Casaubon is a portrait of the intense scholar as pathetic individual; he is so caught up in the importance of his research that he injures not only himself but all who take him seriously. The marriage is a kind of genteel hell for Dorothea who wants above all to help her husband and contribute to his high-minded project. However, he always manages to keep her at a distance, regularly dismissing her ardent overtures. Only with his death is she freed from his dark, domestic thrall. Only then can she take up a fresh opportunity to do good by designing and building small workers’ houses on the estate and by providing financial help for Middlemarch’s new hospital.
But then she also has some freedom—despite the legal constraints imposed in Casaubon’s will--to take up an amorous connection with Casaubon’s Shelley-like relative, Will Ladislaw. That thread takes the reader to the novel’s conclusion. It provides a kind of reward to Dorothea for the consistency of her ardent idealism and to Ladislaw for his unspoken but deep affection.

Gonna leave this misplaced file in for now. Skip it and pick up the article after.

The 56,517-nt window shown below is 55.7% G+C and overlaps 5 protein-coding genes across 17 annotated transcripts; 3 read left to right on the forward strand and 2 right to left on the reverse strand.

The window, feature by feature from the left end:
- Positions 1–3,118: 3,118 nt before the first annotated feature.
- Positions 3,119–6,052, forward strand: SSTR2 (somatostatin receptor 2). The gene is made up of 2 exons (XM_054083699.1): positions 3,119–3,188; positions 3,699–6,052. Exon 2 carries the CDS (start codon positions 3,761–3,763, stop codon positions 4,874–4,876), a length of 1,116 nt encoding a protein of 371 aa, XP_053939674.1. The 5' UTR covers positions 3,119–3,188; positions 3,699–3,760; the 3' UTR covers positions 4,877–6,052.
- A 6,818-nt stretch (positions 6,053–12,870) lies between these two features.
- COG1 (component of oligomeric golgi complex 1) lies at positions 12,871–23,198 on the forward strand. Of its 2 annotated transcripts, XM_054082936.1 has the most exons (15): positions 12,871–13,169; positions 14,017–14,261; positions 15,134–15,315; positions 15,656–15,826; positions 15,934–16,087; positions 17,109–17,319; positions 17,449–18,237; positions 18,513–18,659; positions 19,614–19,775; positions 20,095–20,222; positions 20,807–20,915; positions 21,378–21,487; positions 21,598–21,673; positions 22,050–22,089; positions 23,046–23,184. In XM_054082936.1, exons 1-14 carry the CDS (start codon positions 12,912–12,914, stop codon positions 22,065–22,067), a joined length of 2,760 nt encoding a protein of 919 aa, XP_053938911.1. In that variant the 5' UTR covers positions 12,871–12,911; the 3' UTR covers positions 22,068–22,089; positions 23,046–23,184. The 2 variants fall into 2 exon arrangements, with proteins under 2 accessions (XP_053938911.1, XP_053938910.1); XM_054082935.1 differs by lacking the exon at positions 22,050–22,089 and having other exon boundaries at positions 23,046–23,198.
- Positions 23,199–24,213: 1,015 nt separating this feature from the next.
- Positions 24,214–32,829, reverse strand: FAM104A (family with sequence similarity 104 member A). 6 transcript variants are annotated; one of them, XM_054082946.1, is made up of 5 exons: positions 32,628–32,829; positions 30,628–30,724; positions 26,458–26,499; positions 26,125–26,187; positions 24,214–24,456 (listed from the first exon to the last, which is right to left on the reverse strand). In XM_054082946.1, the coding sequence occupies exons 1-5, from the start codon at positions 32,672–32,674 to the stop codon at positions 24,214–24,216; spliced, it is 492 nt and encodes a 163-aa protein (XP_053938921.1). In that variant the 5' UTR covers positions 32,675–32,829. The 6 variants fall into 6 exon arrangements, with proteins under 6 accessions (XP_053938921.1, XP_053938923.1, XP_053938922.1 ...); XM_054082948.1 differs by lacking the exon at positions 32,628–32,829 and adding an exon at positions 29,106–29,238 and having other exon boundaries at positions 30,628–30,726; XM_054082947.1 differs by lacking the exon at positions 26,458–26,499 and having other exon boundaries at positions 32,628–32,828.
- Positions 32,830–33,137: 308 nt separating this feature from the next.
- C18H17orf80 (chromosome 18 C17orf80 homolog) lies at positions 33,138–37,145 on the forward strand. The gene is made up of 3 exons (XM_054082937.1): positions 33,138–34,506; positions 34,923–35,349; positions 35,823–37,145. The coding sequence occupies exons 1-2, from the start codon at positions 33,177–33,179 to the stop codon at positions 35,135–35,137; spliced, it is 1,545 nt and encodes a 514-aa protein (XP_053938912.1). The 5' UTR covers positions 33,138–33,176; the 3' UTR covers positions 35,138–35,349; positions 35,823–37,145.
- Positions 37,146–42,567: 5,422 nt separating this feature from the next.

Middlemarch is a busy and absorbing novel. Beyond Dorothea’s story—so central to George Eliot’s own desire to explore the spiritual potential of a young woman—there are other interesting stories. There is the lengthy (and somewhat less interesting) courtship of Mary Garth by Fred Vincy, there is the fall of banker Bulstrode from his commercial eminence, and there is Lydgate’s career as a rising doctor and medical researcher in the town. I’ll give him the attention he deserves in my column a fortnight hence.
The acclaimed English author George Eliot was Mary Anne Evans (1819-1880), who wrote Middlemarch and other classics under a pen name.